Reading Passage 2
Water Treatment 2: Reed Bed
TRUE/FALSE/NOT GIVEN 3题
Table Completion 3题
Nowadays subsurface flow wetlands are a common alternative in Europe for the treatment of wastewater in rural areas. Mainly in the last 10 to 12 years there has been a significant growth in the number and size of the systems in use. Compared to common treatment facilities, wetlands are lower in cost investment, lesser to maintain, and are ideal for densely populated rural or suburban areas rather than urban areas.
The Common Reed has the ability to transfer oxygen from its leaves, down through its stem and rhizomes, and out via its root system. As a result of this action, a very high population of micro-organisms occurs in the root system, with zones of aerobic, anoxic, and anaerobic conditions. Therefore with the waste water moving very slowly and carefully through the mass of Reed roots, this liquid can be successfully treated.
A straightforward definition of a reed bed is if you have dirty water in your pool or water, which is heavily polluted, Reed Beds will be planted to make the water clean again. This is good for ecology and living organisms and fish in the water. Reed Beds have a wide range of qualities and are acceptable for cleaning everything from secondary to tertiary treatment of mild domestic effluent, to rural waste and even heavy industrial contaminants. The reason why they’re so effective is often because within the bed’s root sector, natural biological, physical and chemical processes interact with one another to degrade or remove a good range of pollutants. Reed beds can be built in a number of variants, but mainly they are of the horizontal flow or vertical (down) flow configuration where water flows through the beds horizontally or vertically.
HORIZONTAL FLOW REED BED SYSTEMS
Horizontal-flow wetlands may be of two types: free-water surface-flow (FWF) or sub-surface water-flow (SSF). In the former the effluent flows freely above the sand/gravel bed in which the reeds etc. are planted; in the latter effluent passes through the sand/gravel bed. In FWF-type wetlands, effluent is treated by plant stems, leaves and rhizomes. Such FWF wetlands are densely planted and typically have water-depths of less than 0.4m. However, dense planting can limit oxygen diffusion into the water. These systems work particularly well for low strength effluents or effluents that have undergone some form of pretreatment and play an invaluable role in tertiary treatment and the polishing of effluents. The horizontal reed flow system uses a long reed bed, where the liquid slowly flows horizontally through. The length of the reed bed is about 100 meters. The downside of the horizontal reed beds is that they use up lots of land space and they do take quite a long time to produce clean water.
VERTICAL FLOW REED BED SYSTEMS
A vertical flow reed bed is a sealed, gravel filled trench with reeds growing in it (see the picture below). The common reed oxygenates the water, which helps to create the right environment for colonies of bacteria to break down unwanted organic matter and pollutants. The reeds also make the bed attractive to wildlife. How a vertical flow reed bed works?
In vertical low (down flow) reed beds, the wastewater is applied on top of the reed bed, flows down through a rhizome zone with sludge as substrate, then the root zone with sand as substrate and followed by a layer of gravel for drainage, and is collected in an under drainage system of large stones. The effluent flow onto the surface of the bed and percolates slowly through the different layers into an outlet pipe, which leads to a horizontal flow bed and is cleaned by millions of bacteria, algae, fungi, and microorganisms that digest the waste, including sewage. There is no standing water so there should be no unpleasant smells.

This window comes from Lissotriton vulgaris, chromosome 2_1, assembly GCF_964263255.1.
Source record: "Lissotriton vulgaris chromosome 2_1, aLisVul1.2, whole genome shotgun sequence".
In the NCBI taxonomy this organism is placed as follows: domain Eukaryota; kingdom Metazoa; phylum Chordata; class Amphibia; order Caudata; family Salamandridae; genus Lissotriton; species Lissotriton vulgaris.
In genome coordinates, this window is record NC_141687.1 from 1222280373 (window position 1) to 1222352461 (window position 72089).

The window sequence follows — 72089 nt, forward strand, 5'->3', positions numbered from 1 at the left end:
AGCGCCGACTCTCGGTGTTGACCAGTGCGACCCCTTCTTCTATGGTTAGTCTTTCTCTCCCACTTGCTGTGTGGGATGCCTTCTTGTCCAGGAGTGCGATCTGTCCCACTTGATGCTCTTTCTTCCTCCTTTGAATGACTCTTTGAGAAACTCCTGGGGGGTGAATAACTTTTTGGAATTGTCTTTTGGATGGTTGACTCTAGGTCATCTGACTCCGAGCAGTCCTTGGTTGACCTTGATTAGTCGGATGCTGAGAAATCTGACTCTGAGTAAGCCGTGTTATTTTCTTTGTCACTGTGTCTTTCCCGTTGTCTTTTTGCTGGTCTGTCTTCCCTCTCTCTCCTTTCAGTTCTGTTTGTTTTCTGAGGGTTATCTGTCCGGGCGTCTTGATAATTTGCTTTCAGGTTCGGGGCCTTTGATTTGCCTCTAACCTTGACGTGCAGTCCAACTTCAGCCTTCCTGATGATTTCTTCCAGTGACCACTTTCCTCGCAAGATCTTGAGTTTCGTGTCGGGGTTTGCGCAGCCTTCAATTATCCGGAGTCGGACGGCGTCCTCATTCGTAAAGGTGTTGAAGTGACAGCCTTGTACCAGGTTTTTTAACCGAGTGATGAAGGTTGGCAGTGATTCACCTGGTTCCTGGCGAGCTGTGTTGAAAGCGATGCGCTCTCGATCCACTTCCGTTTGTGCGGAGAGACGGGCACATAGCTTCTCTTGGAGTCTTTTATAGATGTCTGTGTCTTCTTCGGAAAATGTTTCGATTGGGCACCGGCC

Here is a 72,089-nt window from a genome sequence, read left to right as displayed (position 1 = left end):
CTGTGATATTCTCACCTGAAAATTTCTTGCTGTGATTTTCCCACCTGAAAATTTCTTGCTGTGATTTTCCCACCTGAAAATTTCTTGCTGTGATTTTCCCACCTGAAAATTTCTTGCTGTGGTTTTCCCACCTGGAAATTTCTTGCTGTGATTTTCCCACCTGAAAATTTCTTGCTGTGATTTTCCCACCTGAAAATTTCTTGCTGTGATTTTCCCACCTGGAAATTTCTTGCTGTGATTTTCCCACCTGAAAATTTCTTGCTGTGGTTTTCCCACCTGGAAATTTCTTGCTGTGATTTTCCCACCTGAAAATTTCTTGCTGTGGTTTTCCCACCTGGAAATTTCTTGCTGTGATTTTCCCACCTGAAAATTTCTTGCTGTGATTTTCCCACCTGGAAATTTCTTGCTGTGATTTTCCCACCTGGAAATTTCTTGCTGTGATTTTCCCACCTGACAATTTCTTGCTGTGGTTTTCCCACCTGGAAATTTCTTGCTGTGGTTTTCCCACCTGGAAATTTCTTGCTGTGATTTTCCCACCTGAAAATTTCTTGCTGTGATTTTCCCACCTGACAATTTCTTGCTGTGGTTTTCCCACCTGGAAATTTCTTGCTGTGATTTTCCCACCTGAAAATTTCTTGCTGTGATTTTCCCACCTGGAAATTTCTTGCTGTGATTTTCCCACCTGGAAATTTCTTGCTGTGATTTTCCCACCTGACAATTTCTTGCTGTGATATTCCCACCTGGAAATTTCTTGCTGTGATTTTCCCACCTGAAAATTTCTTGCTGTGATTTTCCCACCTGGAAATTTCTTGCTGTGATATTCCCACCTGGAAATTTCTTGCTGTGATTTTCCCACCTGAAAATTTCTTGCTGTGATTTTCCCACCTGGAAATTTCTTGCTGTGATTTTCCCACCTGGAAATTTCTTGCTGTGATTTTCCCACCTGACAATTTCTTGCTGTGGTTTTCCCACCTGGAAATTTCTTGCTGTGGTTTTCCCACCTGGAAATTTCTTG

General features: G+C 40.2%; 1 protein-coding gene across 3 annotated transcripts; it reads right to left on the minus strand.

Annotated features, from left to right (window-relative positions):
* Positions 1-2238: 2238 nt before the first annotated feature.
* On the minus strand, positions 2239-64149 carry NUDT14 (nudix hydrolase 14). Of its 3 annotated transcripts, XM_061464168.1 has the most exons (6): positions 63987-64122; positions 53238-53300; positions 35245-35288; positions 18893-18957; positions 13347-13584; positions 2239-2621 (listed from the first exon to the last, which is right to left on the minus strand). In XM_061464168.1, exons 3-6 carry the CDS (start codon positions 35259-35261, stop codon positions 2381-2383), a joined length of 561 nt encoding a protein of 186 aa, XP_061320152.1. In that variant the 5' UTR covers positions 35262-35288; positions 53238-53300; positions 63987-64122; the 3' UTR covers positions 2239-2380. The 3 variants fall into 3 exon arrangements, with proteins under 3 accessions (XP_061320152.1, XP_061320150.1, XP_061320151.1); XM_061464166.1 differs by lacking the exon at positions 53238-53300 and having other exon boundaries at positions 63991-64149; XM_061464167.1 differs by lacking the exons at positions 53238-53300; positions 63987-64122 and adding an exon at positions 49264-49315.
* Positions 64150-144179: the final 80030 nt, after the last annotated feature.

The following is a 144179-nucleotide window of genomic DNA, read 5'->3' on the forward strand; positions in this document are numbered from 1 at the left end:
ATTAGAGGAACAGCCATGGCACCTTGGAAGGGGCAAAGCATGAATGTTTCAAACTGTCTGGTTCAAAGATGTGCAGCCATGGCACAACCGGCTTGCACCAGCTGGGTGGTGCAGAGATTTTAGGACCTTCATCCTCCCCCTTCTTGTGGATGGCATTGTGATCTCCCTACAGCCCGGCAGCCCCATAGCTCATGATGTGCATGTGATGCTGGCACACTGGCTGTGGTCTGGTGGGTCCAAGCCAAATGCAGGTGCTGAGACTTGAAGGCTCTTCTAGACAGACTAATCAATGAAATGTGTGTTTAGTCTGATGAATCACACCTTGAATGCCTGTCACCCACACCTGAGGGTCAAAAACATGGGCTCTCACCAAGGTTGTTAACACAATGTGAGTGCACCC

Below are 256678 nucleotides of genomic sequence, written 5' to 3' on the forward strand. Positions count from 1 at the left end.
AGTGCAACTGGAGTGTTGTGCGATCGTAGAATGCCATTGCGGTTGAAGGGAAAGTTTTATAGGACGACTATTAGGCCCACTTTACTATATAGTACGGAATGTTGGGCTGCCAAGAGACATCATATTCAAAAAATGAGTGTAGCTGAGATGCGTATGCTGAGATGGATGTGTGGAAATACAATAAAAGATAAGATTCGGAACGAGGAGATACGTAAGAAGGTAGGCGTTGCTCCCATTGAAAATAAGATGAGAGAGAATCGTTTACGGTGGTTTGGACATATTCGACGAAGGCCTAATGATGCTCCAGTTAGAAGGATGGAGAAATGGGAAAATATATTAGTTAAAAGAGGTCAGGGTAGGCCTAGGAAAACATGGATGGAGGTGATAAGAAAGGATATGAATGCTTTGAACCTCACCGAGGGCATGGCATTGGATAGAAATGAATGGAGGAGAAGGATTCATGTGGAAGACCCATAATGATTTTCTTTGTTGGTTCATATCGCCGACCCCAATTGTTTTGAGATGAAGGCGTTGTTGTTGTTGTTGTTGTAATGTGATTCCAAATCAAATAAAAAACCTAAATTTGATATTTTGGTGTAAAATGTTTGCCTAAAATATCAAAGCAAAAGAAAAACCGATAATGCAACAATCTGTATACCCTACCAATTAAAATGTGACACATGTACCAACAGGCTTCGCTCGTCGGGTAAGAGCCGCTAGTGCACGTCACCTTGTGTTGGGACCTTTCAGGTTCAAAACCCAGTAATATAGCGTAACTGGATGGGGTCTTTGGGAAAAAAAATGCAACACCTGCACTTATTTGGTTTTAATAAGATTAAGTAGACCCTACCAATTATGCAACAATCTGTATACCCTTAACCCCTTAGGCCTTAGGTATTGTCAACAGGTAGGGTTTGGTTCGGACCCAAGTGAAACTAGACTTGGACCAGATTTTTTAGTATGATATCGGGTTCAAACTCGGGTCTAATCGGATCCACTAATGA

Vertical flow reed bed systems are much more effective than horizontal flow reed-beds not only in reducing biochemical oxygen demanded (BOD) and suspended solids (SS) levels but also in reducing ammonia levels and eliminating smells. Usually considerably smaller than horizontal flow beds, but they are capable of handling much stronger effluents which contain heavily polluted matters and have a longer lifetime value. A vertical Reed bed system works more efficiently than a horizontal reed bed system, but it requires more management, and its reed beds are often operated for a few days then rested, so several beds and a distribution system are needed.
There are several advantages of Reed Bed Systems over traditional forms of water treatment: first, they have low construction and running costs; second, they are easy management; third, they have an excellent reduction of biochemical oxygen demand and suspended solids; last, they have a potential for efficient removal of a wide range of pollutants.
Reed beds are natural habitats found in flood plains, waterlogged depressions and estuaries. The natural bed systems are a biologically proved, an environmentally friendly and visually unobtrusive way of treating wastewater, and have the extra virtue of frequently been better than mechanical wastewater treatment systems. In the medium to long term reed bed systems are, in most cases, more cost effective in installment than any other wastewater treatment. They are robust and require little maintenance. They are naturally environmentally sound protecting groundwater, dams, creeks, rivers and estuaries.
14-16 TRUE/FALSE/NOT GIVEN
14. Conventional methods are best for urban areas. F
15. Algae was helpful in purifying water. T
16. Reed beds are best for newly grown plants. NG
17-19 Table Completion
20-24 Summary Completion（有选项）
20. H more effective
21. A has several beds
22. F does not work at the same time
23. B requires less cost
24. D less attention
25-26 Multiple Choice（多选）
25. B it requires little installation cost
26. D it is aesthetically pleasing